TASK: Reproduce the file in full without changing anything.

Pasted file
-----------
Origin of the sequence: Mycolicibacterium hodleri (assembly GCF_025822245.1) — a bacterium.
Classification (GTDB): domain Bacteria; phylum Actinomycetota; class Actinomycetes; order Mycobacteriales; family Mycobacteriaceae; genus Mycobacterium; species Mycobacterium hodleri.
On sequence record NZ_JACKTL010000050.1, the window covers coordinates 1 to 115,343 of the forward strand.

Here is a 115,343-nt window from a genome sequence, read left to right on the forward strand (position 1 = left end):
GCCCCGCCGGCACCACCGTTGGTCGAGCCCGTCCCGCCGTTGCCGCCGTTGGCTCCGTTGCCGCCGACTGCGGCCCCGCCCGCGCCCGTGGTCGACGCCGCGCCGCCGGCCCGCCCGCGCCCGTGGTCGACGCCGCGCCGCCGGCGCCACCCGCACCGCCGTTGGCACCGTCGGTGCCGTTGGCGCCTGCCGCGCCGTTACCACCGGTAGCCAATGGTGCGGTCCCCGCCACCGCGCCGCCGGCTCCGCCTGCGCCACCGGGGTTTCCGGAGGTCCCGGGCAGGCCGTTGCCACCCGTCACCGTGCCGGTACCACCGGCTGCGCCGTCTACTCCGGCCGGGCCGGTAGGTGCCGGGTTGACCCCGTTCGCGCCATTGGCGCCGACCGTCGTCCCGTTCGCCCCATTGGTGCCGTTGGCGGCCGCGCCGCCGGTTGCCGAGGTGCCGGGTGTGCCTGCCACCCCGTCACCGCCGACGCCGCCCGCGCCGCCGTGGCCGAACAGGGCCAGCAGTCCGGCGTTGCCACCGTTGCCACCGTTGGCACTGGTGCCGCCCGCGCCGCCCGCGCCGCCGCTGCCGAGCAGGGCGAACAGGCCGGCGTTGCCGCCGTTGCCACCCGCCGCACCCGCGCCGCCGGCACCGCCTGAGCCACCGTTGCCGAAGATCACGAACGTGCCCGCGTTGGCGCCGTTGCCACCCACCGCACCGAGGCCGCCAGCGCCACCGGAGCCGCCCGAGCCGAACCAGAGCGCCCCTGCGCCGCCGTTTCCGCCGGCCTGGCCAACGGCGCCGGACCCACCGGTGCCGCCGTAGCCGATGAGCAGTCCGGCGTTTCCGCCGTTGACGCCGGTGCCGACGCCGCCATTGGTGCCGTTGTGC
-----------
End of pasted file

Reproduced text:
Origin of the sequence: Mycolicibacterium hodleri (assembly GCF_025822245.1) — a bacterium.
Classification (GTDB): domain Bacteria; phylum Actinomycetota; class Actinomycetes; order Mycobacteriales; family Mycobacteriaceae; genus Mycobacterium; species Mycobacterium hodleri.
On sequence record NZ_JACKTL010000050.1, the window covers coordinates 1 to 115,343 of the forward strand.

Here is a 115,343-nt window from a genome sequence, read left to right on the forward strand (position 1 = left end):
GCCCCGCCGGCACCACCGTTGGTCGAGCCCGTCCCGCCGTTGCCGCCGTTGGCTCCGTTGCCGCCGACTGCGGCCCCGCCCGCGCCCGTGGTCGACGCCGCGCCGCCGGCCCGCCCGCGCCCGTGGTCGACGCCGCGCCGCCGGCGCCACCCGCACCGCCGTTGGCACCGTCGGTGCCGTTGGCGCCTGCCGCGCCGTTACCACCGGTAGCCAATGGTGCGGTCCCCGCCACCGCGCCGCCGGCTCCGCCTGCGCCACCGGGGTTTCCGGAGGTCCCGGGCAGGCCGTTGCCACCCGTCACCGTGCCGGTACCACCGGCTGCGCCGTCTACTCCGGCCGGGCCGGTAGGTGCCGGGTTGACCCCGTTCGCGCCATTGGCGCCGACCGTCGTCCCGTTCGCCCCATTGGTGCCGTTGGCGGCCGCGCCGCCGGTTGCCGAGGTGCCGGGTGTGCCTGCCACCCCGTCACCGCCGACGCCGCCCGCGCCGCCGTGGCCGAACAGGGCCAGCAGTCCGGCGTTGCCACCGTTGCCACCGTTGGCACTGGTGCCGCCCGCGCCGCCCGCGCCGCCGCTGCCGAGCAGGGCGAACAGGCCGGCGTTGCCGCCGTTGCCACCCGCCGCACCCGCGCCGCCGGCACCGCCTGAGCCACCGTTGCCGAAGATCACGAACGTGCCCGCGTTGGCGCCGTTGCCACCCACCGCACCGAGGCCGCCAGCGCCACCGGAGCCGCCCGAGCCGAACCAGAGCGCCCCTGCGCCGCCGTTTCCGCCGGCCTGGCCAACGGCGCCGGACCCACCGGTGCCGCCGTAGCCGATGAGCAGTCCGGCGTTTCCGCCGTTGACGCCGGTGCCGACGCCGCCATTGGTGCCGTTGTGC